METALLIAN: The new album is produced by Paul Johnston whose work the band disliked so they refused to work with him on the second album.
JOHN: When we were going to record the second album Monte Connor at Roadrunner suggested we do it with Paul Johnston telling us that he’s worked with Cerebral Fix. I thought their album was horrible so I turned him down at that time. Since then he’s done bands that I am into like Mourn, Cathedral and Decomposed. So we ended up working with him. That’s funny.

METALLIAN: The new album’s name is similar to a Megadeth song on the So Far, So Good, So What album which harbours the same phrase. Yet, no one in Solitude Aeternus is an avid Megadeth listener.
JOHN: We don’t listen to Megadeth. It’s not my kind of music and doesn’t have any bearing on us. Robert listens to their first album, but that’s about it.

METALLIAN: The new album’s opener is decidedly the worst cut off the album and falls short compared to the rest of the material.
JOHN: Falling is very much the least epic and most commercial song. It will attract the most listeners. It is more up-tempo and kicks in with a groove. That song is two-three years old and one of the first we wrote for this album. I am also into the Sabbath/Trouble sound. I can’t write epic doom all the time. In order to keep fresh on the epic metal style I have to write songs that are a bit different. That’s what happened with Falling. I don’t want to be a jerk, but I like it. So, there it is.

METALLIAN: Doom metal is synonymous with emotional music which comes from the heart. Yet, the song Perfect Insanity features processed vocals.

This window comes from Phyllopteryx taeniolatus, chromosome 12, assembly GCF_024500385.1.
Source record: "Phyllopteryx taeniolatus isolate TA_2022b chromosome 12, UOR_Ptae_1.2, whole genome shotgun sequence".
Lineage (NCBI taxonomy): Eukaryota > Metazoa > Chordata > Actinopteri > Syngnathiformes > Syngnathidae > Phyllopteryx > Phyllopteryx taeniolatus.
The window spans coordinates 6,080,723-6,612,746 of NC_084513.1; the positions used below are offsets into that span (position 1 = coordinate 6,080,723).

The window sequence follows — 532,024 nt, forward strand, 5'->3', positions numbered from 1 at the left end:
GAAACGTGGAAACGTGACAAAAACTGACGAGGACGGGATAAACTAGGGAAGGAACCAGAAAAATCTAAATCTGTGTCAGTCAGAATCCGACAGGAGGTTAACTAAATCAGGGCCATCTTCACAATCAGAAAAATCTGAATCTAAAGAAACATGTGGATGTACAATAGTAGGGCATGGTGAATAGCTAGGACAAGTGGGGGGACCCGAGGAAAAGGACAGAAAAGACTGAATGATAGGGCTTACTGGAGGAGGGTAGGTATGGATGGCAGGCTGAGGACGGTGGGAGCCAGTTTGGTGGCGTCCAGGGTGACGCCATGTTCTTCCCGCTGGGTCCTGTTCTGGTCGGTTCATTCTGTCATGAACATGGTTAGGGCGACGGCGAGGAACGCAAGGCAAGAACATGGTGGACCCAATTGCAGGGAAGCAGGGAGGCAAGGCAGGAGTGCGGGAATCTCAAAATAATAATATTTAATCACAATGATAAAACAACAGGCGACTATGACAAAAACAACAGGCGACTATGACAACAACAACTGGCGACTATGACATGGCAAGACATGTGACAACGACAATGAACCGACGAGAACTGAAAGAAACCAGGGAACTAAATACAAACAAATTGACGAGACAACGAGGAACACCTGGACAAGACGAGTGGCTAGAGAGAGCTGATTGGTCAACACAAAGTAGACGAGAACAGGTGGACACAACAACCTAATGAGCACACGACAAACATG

JOHN: We wanted to do something weird. We’ve had that song for a while, but could never get a good vocal line for it. We kept trying different things and finally Robert just screamed the vocals out and we did it differently.

METALLIAN: The lyrics to that song are uncharacteristic for an epic band in that they feature angry cursing. Epic doom metal is usually majestic and classy.
JOHN: We wanted to break the boundaries. We are not ones to constrict ourselves. We will do what we want. Due to the shit we went through in the last two years that song and the album are rather angry. That song, by the way, is exactly about insanity.

METALLIAN: The song Eternal has an intro sampled from Dreams Of Immortality off the band’s first album, Into The Depths Of Sorrow.
JOHN: Here we come back to traditional doom fare. It’s the continuation of that story. We sampled Dreams ran it through an AM radio sounding effect and established a thread.

METALLIAN: Although now fully engaged again with Solitude Aeternus John played in the opposite of a doom metal band, the industrial Puncture.
JOHN: I came into the picture when Puncture needed to do some live shows in the last two years. I had a little extra free time. It was fun to hang out.

The quintet of singer Robert Lowe, guitarists John Perez and Edgar Rivera, bassist Lyle Steadham and drummer John Covington are on the road with Mercyful Fate in the United States where you can sample the band and their new album live. Do not miss them this time out.

This interview initially appeared in Pit Magazine No. 13.

If you enjoyed this, read Benediction

Solitude Aeturnus